…Insists seizure must be in line with the Constitution, court order
The Federal High Court in Abuja, on Thursday, held that Presidential Executive Order 6 issued by Muhammadu Buhari was in the exercise of his powers under the 1999 Constitution (as amended).
In her judgment in the suit filed two lawyers, Mr. Ikenga Ugochinyere and Mr. Kenneth Udeze challenging the propriety the order, Justice Ijeoma Ojukwu affirmed the proprietary of the ‘Presidential Executive Order No . 6 of July 5, 2018 on the Preservation of Assets’.
She stated however that the Executive Orders for the execution of policies by the executive arm of government must respect the principles of separation of powers.
The judge further stated that the Executive Order 6 did not violate the right of citizens to own property, insisting that the order informed by President Buhari’s willingness to save suspected property from being dissipated.
The Executive Order No 6 empowers the Attorney General of the Federation (AGF) to liaise with relevant investigative agencies to temporarily seize properties linked with corruption pending investigation and conclusion of trial to prevent the dissipation of such assets.
The plaintiffs had argued that the order violates peoples’ rights to own property and denied fair hearing to owners of any property forcefully seized.
The suit marked, FHC/ABJ/CS/740/2018, has President Buhari and the Attorney General of the Federation (AGF) as defendants.
The plaintiffs contended that by the provisions of sections 5, 36 and 43 of the Constitution, the President lacked the power to issue the Executive Order.
They argued further that by issuing the Executive Order, the President allegedly encroached on the constitutionally guaranteed right of citizens to own properties, a right to which persons, who are standing trial or being investigated, but are yet to be convicted, are also entitled.
The plaintiffs added that by virtue of the provisions of Sections 5, 36 and 43 of the 1999 Constitution, the President lacked the power to issue such an order “on matters not connected with the execution and maintenance of the Constitution, all laws made by the National Assembly and to all matters with respect to which the National Assembly has, for the time being, power to make laws.”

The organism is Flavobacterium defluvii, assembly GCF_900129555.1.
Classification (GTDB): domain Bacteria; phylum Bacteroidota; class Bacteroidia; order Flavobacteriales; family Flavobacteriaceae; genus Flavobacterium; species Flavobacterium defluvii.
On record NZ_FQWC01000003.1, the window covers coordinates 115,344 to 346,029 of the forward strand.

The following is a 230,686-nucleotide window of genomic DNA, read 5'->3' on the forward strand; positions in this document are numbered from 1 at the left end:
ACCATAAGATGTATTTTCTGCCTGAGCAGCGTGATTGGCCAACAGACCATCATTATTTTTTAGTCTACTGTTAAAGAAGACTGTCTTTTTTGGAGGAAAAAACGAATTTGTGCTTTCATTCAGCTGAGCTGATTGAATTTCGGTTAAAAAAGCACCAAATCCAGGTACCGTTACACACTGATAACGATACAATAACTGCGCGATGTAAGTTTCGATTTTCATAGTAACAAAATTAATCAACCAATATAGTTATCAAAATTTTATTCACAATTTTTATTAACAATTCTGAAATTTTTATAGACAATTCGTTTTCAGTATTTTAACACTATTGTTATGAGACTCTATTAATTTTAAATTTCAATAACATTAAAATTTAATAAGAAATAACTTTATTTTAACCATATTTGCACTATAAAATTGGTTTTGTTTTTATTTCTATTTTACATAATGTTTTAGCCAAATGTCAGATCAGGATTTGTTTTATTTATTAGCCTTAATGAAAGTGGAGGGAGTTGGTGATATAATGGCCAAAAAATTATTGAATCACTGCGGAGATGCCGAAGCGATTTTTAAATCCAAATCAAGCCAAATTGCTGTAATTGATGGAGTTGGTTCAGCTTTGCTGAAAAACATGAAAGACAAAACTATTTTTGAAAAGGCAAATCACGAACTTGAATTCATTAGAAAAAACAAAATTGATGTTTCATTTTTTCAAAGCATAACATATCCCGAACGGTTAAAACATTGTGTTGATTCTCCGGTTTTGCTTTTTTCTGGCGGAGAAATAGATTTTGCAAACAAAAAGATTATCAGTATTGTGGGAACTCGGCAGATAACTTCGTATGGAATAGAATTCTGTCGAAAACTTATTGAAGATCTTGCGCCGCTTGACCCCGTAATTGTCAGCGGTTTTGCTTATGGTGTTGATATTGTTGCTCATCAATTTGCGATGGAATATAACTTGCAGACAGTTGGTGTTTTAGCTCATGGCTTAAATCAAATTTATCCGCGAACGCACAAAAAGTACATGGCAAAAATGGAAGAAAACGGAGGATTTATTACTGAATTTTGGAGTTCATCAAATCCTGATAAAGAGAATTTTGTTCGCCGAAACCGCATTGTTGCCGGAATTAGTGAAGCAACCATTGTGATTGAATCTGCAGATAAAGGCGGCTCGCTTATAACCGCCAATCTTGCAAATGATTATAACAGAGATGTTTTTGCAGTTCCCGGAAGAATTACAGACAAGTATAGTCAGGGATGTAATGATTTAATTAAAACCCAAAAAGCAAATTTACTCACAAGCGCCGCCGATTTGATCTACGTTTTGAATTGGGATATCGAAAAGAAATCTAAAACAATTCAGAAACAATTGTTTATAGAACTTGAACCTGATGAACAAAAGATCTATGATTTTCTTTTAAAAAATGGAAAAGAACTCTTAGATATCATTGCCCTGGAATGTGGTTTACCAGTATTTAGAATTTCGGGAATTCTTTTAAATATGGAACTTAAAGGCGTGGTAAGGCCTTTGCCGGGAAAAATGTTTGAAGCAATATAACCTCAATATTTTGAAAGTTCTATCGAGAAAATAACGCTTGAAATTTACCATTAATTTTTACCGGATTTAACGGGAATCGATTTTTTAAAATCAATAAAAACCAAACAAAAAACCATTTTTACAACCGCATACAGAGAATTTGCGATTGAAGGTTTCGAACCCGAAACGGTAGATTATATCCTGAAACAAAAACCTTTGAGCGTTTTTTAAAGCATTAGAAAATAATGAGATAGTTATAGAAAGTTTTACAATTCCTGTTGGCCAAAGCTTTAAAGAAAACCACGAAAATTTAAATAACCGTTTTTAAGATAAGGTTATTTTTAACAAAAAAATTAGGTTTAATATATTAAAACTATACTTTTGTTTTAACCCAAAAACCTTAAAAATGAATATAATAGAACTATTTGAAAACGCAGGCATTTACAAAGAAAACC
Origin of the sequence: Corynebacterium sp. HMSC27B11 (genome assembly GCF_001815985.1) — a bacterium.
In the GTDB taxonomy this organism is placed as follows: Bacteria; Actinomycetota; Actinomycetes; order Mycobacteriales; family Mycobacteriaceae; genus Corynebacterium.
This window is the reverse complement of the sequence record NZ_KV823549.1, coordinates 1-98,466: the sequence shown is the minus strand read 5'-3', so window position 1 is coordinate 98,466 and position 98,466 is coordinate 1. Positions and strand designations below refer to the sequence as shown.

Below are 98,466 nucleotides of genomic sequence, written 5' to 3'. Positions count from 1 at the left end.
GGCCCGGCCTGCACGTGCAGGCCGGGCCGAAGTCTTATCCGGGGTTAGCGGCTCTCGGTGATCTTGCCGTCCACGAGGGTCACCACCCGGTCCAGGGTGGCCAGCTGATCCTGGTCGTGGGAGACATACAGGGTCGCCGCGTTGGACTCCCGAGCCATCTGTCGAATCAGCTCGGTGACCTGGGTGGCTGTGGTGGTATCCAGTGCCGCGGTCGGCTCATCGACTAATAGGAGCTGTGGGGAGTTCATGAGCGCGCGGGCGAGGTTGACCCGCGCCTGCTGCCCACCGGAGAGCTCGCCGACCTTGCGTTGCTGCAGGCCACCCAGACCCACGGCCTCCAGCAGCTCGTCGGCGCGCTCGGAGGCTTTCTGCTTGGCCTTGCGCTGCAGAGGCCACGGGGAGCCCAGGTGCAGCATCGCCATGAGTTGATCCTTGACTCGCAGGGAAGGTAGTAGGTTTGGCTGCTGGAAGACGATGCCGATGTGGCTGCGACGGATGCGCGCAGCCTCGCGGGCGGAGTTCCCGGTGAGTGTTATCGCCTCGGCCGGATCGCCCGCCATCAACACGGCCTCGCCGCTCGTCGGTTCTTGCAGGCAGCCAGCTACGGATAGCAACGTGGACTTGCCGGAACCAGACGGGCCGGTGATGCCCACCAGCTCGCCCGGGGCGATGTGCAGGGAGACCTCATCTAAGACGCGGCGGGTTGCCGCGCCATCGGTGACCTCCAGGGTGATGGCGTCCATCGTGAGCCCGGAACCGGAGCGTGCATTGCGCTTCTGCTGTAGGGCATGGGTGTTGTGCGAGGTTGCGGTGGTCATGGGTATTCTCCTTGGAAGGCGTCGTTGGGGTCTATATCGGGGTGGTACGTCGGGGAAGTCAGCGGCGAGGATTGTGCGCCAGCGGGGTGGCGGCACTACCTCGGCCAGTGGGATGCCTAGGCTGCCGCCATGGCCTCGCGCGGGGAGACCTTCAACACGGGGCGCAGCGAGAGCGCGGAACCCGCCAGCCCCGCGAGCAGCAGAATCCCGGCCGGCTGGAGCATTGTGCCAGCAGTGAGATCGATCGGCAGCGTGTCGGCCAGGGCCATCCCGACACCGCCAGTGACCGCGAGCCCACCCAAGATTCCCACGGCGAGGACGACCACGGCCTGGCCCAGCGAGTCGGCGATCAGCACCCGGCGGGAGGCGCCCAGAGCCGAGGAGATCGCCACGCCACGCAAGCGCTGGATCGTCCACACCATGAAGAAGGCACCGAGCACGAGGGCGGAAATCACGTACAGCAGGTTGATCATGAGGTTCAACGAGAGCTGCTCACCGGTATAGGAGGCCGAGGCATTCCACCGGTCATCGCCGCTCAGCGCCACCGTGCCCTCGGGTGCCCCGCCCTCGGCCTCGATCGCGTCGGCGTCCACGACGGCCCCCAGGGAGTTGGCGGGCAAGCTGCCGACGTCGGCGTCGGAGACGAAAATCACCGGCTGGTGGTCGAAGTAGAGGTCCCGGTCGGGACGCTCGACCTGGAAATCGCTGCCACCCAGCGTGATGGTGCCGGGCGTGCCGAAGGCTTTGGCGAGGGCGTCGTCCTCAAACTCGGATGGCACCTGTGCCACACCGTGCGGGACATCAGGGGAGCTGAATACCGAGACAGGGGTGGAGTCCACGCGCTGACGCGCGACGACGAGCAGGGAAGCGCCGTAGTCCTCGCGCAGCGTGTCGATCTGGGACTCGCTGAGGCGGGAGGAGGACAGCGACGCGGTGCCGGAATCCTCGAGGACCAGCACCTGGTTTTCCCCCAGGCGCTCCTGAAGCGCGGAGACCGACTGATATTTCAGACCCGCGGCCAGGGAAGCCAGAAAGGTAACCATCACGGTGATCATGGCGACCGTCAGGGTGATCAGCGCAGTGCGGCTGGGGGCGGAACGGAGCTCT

They consequently urged the court to restrain both defendants from enforcing it and prayed for a declaration that “the act or conduct of the president in issuing the order interferes with, or encroaches into the ownership, or otherwise of the assets or properties of any person without such person being found guilty by a court of competent jurisdiction, is unconstitutional, null and void.
But Justice Ojukwu in Thursday’s judgment viewed the issue differently as she insisted that the order was constitutional.
Justice Ojukwu however cautioned that the powers given to the AGF under the Executive Order 6 must be exercised in accordance with the provisions of the Constitution.
The judge held that although the Order seemed to give the AGF discretion as to when to seek permission of the court to seize any suspected property, it must at all times, obtain a court order before seizing any asset. Such application, the court held, could be made ex-parte.